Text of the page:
Earlier this year, I was invited to co-present a workshop at the International Olympic Committee (IOC) World Conference on Prevention of Injury and Illness in Sport. The workshop was aimed at educating researchers on how to collect, analyze and interpret head impact sensor data. Unfortunately the conference has since been postponed twice due to the pandemic and is now scheduled for November 2021.
The preparation for the workshop involved conducting a systematic review of all scientific papers that reported head impact sensor data, which was recently published by Annals of Biomedical Engineering as part of a special issue on American football.
The review focused on two methods used to reduce false positives in head impact sensor data: filtering algorithms and video confirmation. Previous studies, including our own, have identified that filtering algorithms are typically ineffective and video confirmation is necessary to remove false positives.
Key Insights From Review
The review identified 168 papers that reported head impact sensor data in the last two decades. Although the first head impact sensor was used to monitor an American football linebacker in 1962, early studies were considered largely unsuccessful due to the technical difficulties associated with safely obtaining accurate measurements.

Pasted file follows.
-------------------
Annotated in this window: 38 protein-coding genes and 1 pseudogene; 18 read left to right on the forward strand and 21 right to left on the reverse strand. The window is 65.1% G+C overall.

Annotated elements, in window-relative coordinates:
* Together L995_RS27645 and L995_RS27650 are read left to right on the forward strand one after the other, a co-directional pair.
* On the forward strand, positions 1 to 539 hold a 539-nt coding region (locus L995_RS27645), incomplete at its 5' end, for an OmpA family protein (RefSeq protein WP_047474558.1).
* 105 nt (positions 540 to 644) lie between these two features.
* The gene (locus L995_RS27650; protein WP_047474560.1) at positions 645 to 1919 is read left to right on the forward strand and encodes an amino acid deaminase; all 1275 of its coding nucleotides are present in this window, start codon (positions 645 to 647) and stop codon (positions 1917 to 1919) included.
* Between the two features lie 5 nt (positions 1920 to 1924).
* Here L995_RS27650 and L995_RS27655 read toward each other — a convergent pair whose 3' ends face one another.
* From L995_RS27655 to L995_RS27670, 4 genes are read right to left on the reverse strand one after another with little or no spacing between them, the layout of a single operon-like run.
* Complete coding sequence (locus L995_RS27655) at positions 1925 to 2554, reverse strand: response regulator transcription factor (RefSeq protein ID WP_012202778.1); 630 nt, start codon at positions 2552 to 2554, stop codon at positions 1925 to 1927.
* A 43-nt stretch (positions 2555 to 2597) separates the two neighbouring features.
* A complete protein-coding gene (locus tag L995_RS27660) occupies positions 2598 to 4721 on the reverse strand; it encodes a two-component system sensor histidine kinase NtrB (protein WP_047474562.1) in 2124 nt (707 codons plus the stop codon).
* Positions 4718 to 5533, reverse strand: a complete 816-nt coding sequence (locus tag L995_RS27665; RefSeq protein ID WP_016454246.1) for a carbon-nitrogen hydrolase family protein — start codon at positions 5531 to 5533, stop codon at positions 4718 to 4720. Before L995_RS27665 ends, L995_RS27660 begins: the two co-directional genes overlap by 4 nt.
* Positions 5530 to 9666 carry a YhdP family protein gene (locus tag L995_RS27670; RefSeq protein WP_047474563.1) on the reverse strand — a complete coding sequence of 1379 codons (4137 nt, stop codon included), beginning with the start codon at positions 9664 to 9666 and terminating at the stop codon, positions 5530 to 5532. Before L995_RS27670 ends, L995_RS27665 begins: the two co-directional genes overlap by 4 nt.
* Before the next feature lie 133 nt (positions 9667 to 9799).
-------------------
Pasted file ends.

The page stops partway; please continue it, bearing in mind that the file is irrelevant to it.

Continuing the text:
It was not until the early 2000s that head impact sensors evolved into a research tool that could be used to monitor whole sporting teams. Since then, the number of published papers reporting head impact sensor data has increased exponentially. Approximately three quarters of published papers used filtering algorithms and approximately two thirds did not use video confirmation, which may result in substantial overestimation of head impact exposure.
This has important implications for studies that investigated associations between head impacts and clinical measures as it may misinform the understanding of how repetitive head impacts influence acute injury risk and long-term neurological outcomes.
The review also highlighted that the majority of studies have focused on males with only one in five studies having collected head impact sensor data on female athletes, which is mainly due to the most commonly studied sport being American football.
This motivates our work to collect head impact sensor data in male and female high school athletes in less commonly studied sports, such as lacrosse, as part of a large study at Children's Hospital of Philadelphia (CHOP) funded by NIH and the Pennsylvania Department of Health, which aims to advance pediatric concussion assessment, diagnosis and treatment.
- Read a blog post on how to accurately evaluate head impact sensor data.
- Read a press release that includes findings from a recent CHOP study on how to collect true impact incidents from head impact sensors.
- Watch Dr. Declan Patton describe how the Center for Injury Research and Prevention uses instrumented mouth guards to measure head impacts of high school athletes.
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